September – October 2020

U.S. Economic and Market Highlights

The Economy:

  • Many national governments in Europe and around the world reinstated various lockdown measures, to thwart the second wave of the Coronavirus. The new restrictive measures announced could negatively impact economic growth and outlook for the next several quarters.
  • Consumer confidence rose in the U.S. as the U.S. labor market added more jobs than expected and the unemployment rate fell from 7.9% to 6.9% in October.
  • The market views the election and split government as a positive. There will be less fiscal stimulus due to the split government, resulting in less of an inflation threat.
  • The Federal Reserve recently announced a new policy on its approach to inflation measures by committing to refrain from monetary tightening (i.e. raising interest rates) until inflation stays consistently above its 2% target following periods in which inflation runs below the 2% target.
  • Below are samples of current inflation rates from around the world.
  • Gross Domestic Product (GDP) rebounded at record levels in countries around the globe following a historic contraction in the second quarter. There were exceptions, for example, lockdowns in Indonesia slowed its economy in the third quarter to recessionary levels resulting in a negative GDP rate of -3.5%. 
  • Forecasted GDP growth rates in 2021 are 5.2% globally and 3.7% in the U.S.. The difference is partially explained by the respective levels of recovery thus far in 2020.

Fixed Income:

  • Corporate bond values continue to increase as demand outpaces supply. Since the Federal Reserve started buying U.S. corporate bonds as part of the stimulus package, bond values have steadily increased (and interest rate spreads have tightened between corporate and government bonds).  
  • Corporate credit downgrades declined over the last few months and have remained at pre-pandemic levels.
  • The government bond yield curve is still near historic lows, as short-term rates remain close to zero in the U.S. and negative in many countries in Europe and in Japan, and slightly higher on longer dated bonds.


  • The U.S. stock market has outperformed the rest of the world since the initial pandemic outbreak in early 2020 and for most of the last decade. (See Market Tracker below.)
  • Currently, the S&P 500 – U.S. Stock Market Index is overvalued when comparing the current Price/Earnings (P/E) ratio of 31.2% versus the historical average of around 16%.
  • Recent outperformance has been concentrated for the most part in a handful of big tech giants which have led overall market values beyond what would have otherwise been the case. 
  • U.S. stocks recorded their largest weekly gain since April as risk assets responded favorably to election results which appear to be heading in the direction of maintaining a split Congress and a Biden presidency. However, the election outcome is still uncertain with vote counts still underway in several key states.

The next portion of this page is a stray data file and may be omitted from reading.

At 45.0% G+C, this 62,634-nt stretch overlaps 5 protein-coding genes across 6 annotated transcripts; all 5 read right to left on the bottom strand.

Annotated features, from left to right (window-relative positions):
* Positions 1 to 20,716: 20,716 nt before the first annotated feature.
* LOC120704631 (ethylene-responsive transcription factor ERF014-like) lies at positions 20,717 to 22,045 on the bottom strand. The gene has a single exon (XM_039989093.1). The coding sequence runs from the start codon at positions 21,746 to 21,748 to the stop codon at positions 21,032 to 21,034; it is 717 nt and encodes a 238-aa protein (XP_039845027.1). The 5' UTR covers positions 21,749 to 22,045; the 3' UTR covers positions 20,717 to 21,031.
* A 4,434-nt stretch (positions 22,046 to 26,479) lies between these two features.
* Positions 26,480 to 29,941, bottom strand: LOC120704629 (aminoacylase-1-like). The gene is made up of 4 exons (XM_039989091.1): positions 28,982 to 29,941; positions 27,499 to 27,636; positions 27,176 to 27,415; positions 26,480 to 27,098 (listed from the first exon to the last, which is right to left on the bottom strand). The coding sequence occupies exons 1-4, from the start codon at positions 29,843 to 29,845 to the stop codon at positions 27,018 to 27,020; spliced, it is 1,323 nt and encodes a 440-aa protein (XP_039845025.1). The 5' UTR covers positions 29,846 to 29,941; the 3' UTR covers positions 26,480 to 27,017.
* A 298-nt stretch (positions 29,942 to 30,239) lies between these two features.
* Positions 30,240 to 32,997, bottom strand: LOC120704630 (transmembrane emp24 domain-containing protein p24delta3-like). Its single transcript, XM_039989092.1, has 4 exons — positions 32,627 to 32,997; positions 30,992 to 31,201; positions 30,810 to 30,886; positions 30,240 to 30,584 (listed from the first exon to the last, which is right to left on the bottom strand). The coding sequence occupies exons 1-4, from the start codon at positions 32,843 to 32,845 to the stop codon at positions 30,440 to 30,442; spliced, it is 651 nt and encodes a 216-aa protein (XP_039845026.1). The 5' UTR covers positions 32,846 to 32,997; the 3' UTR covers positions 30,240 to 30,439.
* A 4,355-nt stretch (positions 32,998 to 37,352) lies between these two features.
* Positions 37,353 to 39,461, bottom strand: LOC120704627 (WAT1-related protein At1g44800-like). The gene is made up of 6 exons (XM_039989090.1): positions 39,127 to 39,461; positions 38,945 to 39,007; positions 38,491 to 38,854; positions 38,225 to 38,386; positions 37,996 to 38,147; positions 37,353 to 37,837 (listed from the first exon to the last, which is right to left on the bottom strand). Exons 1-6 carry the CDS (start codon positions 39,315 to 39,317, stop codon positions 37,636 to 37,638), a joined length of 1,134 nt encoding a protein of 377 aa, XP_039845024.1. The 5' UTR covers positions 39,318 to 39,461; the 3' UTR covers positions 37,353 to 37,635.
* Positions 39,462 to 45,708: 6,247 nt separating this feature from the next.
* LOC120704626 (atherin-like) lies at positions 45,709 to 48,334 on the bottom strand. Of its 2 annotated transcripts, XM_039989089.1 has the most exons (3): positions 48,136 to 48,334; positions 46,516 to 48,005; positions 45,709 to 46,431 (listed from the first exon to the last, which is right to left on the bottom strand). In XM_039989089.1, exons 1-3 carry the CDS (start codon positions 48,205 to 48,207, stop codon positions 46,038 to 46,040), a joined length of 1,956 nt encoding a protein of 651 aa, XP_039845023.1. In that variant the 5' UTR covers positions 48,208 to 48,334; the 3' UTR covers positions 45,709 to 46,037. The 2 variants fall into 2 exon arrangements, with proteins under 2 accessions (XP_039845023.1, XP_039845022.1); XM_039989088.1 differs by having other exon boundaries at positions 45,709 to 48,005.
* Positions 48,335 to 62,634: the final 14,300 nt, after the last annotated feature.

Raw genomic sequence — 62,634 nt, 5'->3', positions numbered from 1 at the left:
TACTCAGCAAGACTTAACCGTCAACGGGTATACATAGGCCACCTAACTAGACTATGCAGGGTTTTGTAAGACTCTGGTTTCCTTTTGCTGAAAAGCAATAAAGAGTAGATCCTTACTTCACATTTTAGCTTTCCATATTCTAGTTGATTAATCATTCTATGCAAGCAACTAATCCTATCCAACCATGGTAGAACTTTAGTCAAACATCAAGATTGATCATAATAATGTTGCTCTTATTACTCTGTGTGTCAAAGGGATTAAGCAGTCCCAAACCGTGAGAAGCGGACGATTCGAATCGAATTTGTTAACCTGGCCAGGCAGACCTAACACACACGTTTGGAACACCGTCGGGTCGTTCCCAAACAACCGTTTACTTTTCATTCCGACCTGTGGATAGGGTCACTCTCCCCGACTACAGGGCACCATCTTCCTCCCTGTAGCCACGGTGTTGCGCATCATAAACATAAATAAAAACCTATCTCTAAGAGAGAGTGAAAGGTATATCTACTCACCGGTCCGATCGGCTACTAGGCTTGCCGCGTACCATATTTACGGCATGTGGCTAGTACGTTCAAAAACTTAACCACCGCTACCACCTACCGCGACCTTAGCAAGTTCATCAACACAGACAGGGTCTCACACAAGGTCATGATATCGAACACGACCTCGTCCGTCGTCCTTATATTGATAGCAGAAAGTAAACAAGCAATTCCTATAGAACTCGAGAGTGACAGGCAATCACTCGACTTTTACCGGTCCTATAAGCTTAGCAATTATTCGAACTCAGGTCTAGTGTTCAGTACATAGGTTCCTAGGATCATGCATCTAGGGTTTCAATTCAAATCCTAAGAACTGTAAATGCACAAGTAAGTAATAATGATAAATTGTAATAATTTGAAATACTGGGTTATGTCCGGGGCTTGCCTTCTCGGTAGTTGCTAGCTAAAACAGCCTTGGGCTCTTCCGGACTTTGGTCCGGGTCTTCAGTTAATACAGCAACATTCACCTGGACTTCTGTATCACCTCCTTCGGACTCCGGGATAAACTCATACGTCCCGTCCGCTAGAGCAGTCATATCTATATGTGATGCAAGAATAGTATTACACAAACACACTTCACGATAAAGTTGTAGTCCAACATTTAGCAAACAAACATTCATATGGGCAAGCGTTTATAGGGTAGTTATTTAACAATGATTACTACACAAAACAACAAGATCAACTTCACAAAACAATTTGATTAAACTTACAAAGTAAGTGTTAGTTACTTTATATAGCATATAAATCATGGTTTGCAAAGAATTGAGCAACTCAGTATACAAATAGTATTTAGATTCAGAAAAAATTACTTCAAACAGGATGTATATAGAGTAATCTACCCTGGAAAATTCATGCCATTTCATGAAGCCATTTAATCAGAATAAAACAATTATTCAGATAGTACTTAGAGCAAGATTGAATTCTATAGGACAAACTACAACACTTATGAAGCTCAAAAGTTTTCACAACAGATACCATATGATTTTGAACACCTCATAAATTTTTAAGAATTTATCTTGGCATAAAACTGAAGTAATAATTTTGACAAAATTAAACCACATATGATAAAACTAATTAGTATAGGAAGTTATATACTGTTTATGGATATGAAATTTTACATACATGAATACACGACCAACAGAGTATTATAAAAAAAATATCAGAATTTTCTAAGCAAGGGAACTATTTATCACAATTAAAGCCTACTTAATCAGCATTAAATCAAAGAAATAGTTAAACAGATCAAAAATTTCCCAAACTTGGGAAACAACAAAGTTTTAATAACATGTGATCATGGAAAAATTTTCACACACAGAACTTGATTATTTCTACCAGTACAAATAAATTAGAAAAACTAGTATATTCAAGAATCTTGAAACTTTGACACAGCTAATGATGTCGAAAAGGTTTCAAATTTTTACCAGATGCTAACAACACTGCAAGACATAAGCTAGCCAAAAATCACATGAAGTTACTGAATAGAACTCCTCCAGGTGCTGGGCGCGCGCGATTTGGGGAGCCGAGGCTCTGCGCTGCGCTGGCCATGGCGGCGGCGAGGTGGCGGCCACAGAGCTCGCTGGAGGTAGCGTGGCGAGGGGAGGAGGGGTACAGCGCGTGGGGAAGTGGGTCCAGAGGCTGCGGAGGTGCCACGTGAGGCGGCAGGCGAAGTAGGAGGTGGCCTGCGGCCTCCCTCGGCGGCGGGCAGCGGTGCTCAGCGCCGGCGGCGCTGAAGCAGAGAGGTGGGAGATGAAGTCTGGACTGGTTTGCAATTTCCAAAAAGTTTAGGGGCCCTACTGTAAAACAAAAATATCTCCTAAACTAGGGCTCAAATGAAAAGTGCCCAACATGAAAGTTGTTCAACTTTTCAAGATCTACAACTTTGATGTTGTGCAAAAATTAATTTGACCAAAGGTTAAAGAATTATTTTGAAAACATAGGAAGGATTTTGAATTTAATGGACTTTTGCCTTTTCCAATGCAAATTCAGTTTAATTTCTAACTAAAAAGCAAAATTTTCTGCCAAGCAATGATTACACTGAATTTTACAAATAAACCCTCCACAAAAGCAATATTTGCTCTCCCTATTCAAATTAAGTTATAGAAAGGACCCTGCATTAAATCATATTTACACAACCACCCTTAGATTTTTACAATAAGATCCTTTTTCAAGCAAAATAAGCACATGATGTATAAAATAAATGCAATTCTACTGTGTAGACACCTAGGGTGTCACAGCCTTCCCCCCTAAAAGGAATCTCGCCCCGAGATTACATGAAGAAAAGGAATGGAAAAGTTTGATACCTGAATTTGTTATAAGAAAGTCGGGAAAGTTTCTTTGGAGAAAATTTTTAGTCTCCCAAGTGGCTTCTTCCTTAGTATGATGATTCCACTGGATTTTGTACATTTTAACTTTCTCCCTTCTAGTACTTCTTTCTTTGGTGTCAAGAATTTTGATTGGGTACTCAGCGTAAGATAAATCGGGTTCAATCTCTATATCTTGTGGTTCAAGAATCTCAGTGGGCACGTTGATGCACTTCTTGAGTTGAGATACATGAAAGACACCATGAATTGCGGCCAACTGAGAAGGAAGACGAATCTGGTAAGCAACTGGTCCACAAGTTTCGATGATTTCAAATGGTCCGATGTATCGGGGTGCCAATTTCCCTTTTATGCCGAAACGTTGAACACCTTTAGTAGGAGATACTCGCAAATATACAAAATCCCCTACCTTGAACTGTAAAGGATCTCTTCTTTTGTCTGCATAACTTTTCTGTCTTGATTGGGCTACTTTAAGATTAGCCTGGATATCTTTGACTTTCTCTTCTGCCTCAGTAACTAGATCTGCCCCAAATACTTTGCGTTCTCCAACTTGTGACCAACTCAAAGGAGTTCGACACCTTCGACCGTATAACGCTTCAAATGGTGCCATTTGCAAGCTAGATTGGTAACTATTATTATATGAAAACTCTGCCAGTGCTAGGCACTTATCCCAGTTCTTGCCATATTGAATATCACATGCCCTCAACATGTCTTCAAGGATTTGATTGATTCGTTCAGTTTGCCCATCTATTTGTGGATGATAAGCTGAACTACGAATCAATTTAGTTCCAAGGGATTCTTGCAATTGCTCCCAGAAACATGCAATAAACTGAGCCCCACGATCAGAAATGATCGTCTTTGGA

• The prospect of Republicans retaining control of the Senate, and Democrats having a narrower majority in the House of Representatives, would diminish the Democrats’ ability to enact Biden’s proposed agenda, including changes to the corporate tax rate, health care industry, and minimum wage.

Real Assets and Gold :

  • If liquidity is important for your funds, then buying gold is not the best investment because the current price and volatility is high, meaning that it has a higher than average probability of going down in value short-term. However, gold and other real assets may have a place in a long-term investment portfolio (to a limited degree <5%) if you are able to buy it at a relatively low price.
  • If the virus persists and there is no effective vaccines and government funding programs fail to generate economic growth, gold could rise long-term from here, without dropping much. Alternatively, if there are vaccines and the economy begins to grow again at normal levels, in the not too distant future, gold may drop a while before it reaches new highs.
  • There may be a better opportunity to invest in gold when prices are lower, after the “Covid-storm” is over. Perhaps, at that time the markets will realize how much debt governments have taken on and how big the deficits are going to be in years to come. That realization could trigger inflation, which would likely be a good time to own gold, and other real asset, commodities.

This communication was prepared for informational purposes only and is not an offer to buy or sell or a solicitation of an offer to buy or sell any security/instrument or to participate in any trading strategy. Past performance is not indicative of future results.